PCIe 6.0 is on track for a 2021 release, packing an 8x boost over PCIe 3.0

PCIe 6.0 is on track for a 2021 release, packing an 8x boost over PCIe 3.0

PCIe 6.0 is on track for a 2021 release, packing an 8x boost over PCIe 3.0

PCI-SIG has released version 0.5 of the group’s PCIe 6.0 standard, which plans to push the capabilities of PCIe further by delivering a 4x bandwidth boost over PCIe 4.0. This increase in interconnect bandwidth will help fuel future generations of interconnected devices, pushing storage mediums to new performance heights while allowing today’s storage speeds to be accessed with fewer resources. 

Today, PCIe 4.0 devices has only started to become available on consumer-grade PCs, and PCIe 5.0 has only recently been ratified. This rapid growth in PCIe bandwidth comes from the increased I/O performance needs of today’s computers, both within the server markets and within the consumer PC space.

Right now, PCI-SIG are on track to finalise their PCIe 6.0 standard in 2021, making it likely that PCIe 6.0 devices will be released sometime in 2023. It usually takes two years for a ratified PCIe standard to become available within the consumer market. This is due to the time it takes to design and manufacture compatible processors/systems and devices.

Below is a brief overview of the PCIe 6.0 standard, in its current form.

PCIe 6.0 Specification Features

– Delivers 64 GT/s raw bit rate and up to 256 GB/s via x16 configuration (an 8x increase over PCIe 3.0)
– Utilises PAM-4 (Pulse Amplitude Modulation with four levels) encoding and leverages existing 56G PAM-4 in the industry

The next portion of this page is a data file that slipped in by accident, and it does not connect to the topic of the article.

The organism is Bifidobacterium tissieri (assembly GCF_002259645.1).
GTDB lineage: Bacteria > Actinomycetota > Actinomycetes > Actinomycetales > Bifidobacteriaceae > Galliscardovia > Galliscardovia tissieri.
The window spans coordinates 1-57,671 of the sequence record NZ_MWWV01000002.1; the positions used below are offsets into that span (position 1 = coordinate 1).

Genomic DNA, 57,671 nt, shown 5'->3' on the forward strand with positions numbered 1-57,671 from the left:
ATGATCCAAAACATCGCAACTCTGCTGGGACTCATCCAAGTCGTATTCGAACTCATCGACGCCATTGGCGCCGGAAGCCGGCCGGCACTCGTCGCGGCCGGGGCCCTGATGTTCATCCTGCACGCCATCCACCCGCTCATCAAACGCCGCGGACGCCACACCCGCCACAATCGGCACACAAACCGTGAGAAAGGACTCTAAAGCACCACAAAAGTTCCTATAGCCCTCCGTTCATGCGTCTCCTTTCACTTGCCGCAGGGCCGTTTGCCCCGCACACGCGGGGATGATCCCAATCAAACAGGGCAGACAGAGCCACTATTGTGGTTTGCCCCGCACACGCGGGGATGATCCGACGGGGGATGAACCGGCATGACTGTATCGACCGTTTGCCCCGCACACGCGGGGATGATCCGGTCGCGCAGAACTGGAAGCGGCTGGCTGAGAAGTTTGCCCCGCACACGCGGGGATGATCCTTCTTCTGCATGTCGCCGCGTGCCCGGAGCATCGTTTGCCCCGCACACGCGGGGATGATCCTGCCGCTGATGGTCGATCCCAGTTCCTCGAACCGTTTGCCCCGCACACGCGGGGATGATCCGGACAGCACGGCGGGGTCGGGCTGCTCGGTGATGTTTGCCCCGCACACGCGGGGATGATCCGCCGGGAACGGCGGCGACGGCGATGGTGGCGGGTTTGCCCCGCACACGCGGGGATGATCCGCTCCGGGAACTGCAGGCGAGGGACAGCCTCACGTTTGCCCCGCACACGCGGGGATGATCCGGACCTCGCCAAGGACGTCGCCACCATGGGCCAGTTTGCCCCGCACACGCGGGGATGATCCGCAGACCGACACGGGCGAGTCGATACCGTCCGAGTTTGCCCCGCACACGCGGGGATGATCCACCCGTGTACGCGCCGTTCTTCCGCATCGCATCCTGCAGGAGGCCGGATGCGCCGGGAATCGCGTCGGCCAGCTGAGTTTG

– Includes low-latency Forward Error Correction (FEC) with additional mechanisms to improve bandwidth efficiency
– Maintains backwards compatibility with all previous generations of PCIe technology



PCIe 6.0 is on track for a 2021 release, packing an 8x boost over PCIe 3.0  

While a 4x speed boost over PCIe 4.0 may seem unnecessary for some, it must be remembered that these speed boosts will also reduce the PCIe lane requirements of many consumer devices.

With the capabilities of PCIe 6.0, the performance of today’s PCIe 4.0 M.2 NVMe SSDs could be achieved over a single PCIe lane (rather than four). This could make it possible for future PCs to support larger numbers of fast M.2 storage devices, without the need to increase in the number of PCIe lanes that a system offered. Faster PCIe standards aren’t just about providing more bandwidth; it’s about providing more bandwidth with fewer PCIe lanes.

To put the performance of PCIe 6.0 into context. PCIe 6.0 could enable M.2 devices to deliver speeds that are up to eight times faster than today’s Samsung 970 Pro series SSDs, which is widely regarded as one of the best performing PCIe 3.0 M.2 SSDs on the market. Another way to put it is with PCIe 6.0, the performance of a PCIe 3.0 16x configuration is equivalent to two PCIe 6.0 lanes.

PCIe 6.0 will enable higher levels of bandwidth for those who need it while granting PC users access to today’s bandwidth levels over fewer PCIe lanes. The only problem with this rapid evolution is that new PCIe 4.0 devices will soon find themselves replaced with PCIe 5.0 and then PCIe 6.0 over the next five or so years. That said, should we complain about things progressing too quickly?

You can join the discussion on PCI-SIG’s upcoming PCIe 6.0 standard on the OC3D Forums.